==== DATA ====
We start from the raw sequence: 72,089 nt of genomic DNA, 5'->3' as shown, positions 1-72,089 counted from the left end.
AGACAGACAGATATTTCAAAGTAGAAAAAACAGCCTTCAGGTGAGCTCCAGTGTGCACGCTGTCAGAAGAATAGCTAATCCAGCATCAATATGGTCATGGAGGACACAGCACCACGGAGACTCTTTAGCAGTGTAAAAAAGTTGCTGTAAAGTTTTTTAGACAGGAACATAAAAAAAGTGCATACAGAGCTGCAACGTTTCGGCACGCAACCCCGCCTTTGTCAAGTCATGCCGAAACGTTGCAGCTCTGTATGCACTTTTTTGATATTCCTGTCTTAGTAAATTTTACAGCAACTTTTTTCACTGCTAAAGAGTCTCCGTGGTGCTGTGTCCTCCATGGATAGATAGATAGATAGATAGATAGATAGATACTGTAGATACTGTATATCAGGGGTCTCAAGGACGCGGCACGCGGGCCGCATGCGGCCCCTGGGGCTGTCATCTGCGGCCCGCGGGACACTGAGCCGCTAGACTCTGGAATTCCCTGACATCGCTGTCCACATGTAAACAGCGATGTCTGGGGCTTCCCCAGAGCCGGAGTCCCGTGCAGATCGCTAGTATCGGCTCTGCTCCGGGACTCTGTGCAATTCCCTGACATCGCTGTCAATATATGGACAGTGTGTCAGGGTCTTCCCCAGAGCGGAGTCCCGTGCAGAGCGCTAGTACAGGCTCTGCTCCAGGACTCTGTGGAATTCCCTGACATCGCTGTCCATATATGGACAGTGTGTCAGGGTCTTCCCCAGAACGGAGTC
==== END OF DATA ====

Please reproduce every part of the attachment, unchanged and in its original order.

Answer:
We start from the raw sequence: 72,089 nt of genomic DNA, 5'->3' as shown, positions 1-72,089 counted from the left end.
AGACAGACAGATATTTCAAAGTAGAAAAAACAGCCTTCAGGTGAGCTCCAGTGTGCACGCTGTCAGAAGAATAGCTAATCCAGCATCAATATGGTCATGGAGGACACAGCACCACGGAGACTCTTTAGCAGTGTAAAAAAGTTGCTGTAAAGTTTTTTAGACAGGAACATAAAAAAAGTGCATACAGAGCTGCAACGTTTCGGCACGCAACCCCGCCTTTGTCAAGTCATGCCGAAACGTTGCAGCTCTGTATGCACTTTTTTGATATTCCTGTCTTAGTAAATTTTACAGCAACTTTTTTCACTGCTAAAGAGTCTCCGTGGTGCTGTGTCCTCCATGGATAGATAGATAGATAGATAGATAGATAGATACTGTAGATACTGTATATCAGGGGTCTCAAGGACGCGGCACGCGGGCCGCATGCGGCCCCTGGGGCTGTCATCTGCGGCCCGCGGGACACTGAGCCGCTAGACTCTGGAATTCCCTGACATCGCTGTCCACATGTAAACAGCGATGTCTGGGGCTTCCCCAGAGCCGGAGTCCCGTGCAGATCGCTAGTATCGGCTCTGCTCCGGGACTCTGTGCAATTCCCTGACATCGCTGTCAATATATGGACAGTGTGTCAGGGTCTTCCCCAGAGCGGAGTCCCGTGCAGAGCGCTAGTACAGGCTCTGCTCCAGGACTCTGTGGAATTCCCTGACATCGCTGTCCATATATGGACAGTGTGTCAGGGTCTTCCCCAGAACGGAGTC